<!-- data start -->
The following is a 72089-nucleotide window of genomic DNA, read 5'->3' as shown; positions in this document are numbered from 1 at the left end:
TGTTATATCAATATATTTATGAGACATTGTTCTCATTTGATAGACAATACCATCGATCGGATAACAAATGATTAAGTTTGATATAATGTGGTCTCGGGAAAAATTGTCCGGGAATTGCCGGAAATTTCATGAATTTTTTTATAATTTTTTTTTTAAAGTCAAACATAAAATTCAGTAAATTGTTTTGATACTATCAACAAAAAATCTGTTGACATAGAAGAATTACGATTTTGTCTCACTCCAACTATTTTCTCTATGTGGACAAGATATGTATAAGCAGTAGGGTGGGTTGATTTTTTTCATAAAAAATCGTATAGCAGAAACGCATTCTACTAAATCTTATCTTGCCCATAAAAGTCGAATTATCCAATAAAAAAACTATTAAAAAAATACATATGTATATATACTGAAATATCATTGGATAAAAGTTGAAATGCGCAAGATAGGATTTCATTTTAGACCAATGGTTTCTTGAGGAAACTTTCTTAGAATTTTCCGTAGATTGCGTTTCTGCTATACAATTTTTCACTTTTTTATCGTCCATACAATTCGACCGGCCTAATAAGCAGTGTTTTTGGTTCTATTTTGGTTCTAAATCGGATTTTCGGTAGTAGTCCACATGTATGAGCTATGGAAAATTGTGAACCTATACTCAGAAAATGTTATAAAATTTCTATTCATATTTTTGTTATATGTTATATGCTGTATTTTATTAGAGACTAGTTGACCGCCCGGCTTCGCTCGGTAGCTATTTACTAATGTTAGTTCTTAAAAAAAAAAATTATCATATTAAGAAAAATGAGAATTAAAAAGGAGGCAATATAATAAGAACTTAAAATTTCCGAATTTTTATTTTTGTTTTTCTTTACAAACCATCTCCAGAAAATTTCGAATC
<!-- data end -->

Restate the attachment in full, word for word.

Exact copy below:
The following is a 72089-nucleotide window of genomic DNA, read 5'->3' as shown; positions in this document are numbered from 1 at the left end:
TGTTATATCAATATATTTATGAGACATTGTTCTCATTTGATAGACAATACCATCGATCGGATAACAAATGATTAAGTTTGATATAATGTGGTCTCGGGAAAAATTGTCCGGGAATTGCCGGAAATTTCATGAATTTTTTTATAATTTTTTTTTTAAAGTCAAACATAAAATTCAGTAAATTGTTTTGATACTATCAACAAAAAATCTGTTGACATAGAAGAATTACGATTTTGTCTCACTCCAACTATTTTCTCTATGTGGACAAGATATGTATAAGCAGTAGGGTGGGTTGATTTTTTTCATAAAAAATCGTATAGCAGAAACGCATTCTACTAAATCTTATCTTGCCCATAAAAGTCGAATTATCCAATAAAAAAACTATTAAAAAAATACATATGTATATATACTGAAATATCATTGGATAAAAGTTGAAATGCGCAAGATAGGATTTCATTTTAGACCAATGGTTTCTTGAGGAAACTTTCTTAGAATTTTCCGTAGATTGCGTTTCTGCTATACAATTTTTCACTTTTTTATCGTCCATACAATTCGACCGGCCTAATAAGCAGTGTTTTTGGTTCTATTTTGGTTCTAAATCGGATTTTCGGTAGTAGTCCACATGTATGAGCTATGGAAAATTGTGAACCTATACTCAGAAAATGTTATAAAATTTCTATTCATATTTTTGTTATATGTTATATGCTGTATTTTATTAGAGACTAGTTGACCGCCCGGCTTCGCTCGGTAGCTATTTACTAATGTTAGTTCTTAAAAAAAAAAATTATCATATTAAGAAAAATGAGAATTAAAAAGGAGGCAATATAATAAGAACTTAAAATTTCCGAATTTTTATTTTTGTTTTTCTTTACAAACCATCTCCAGAAAATTTCGAATC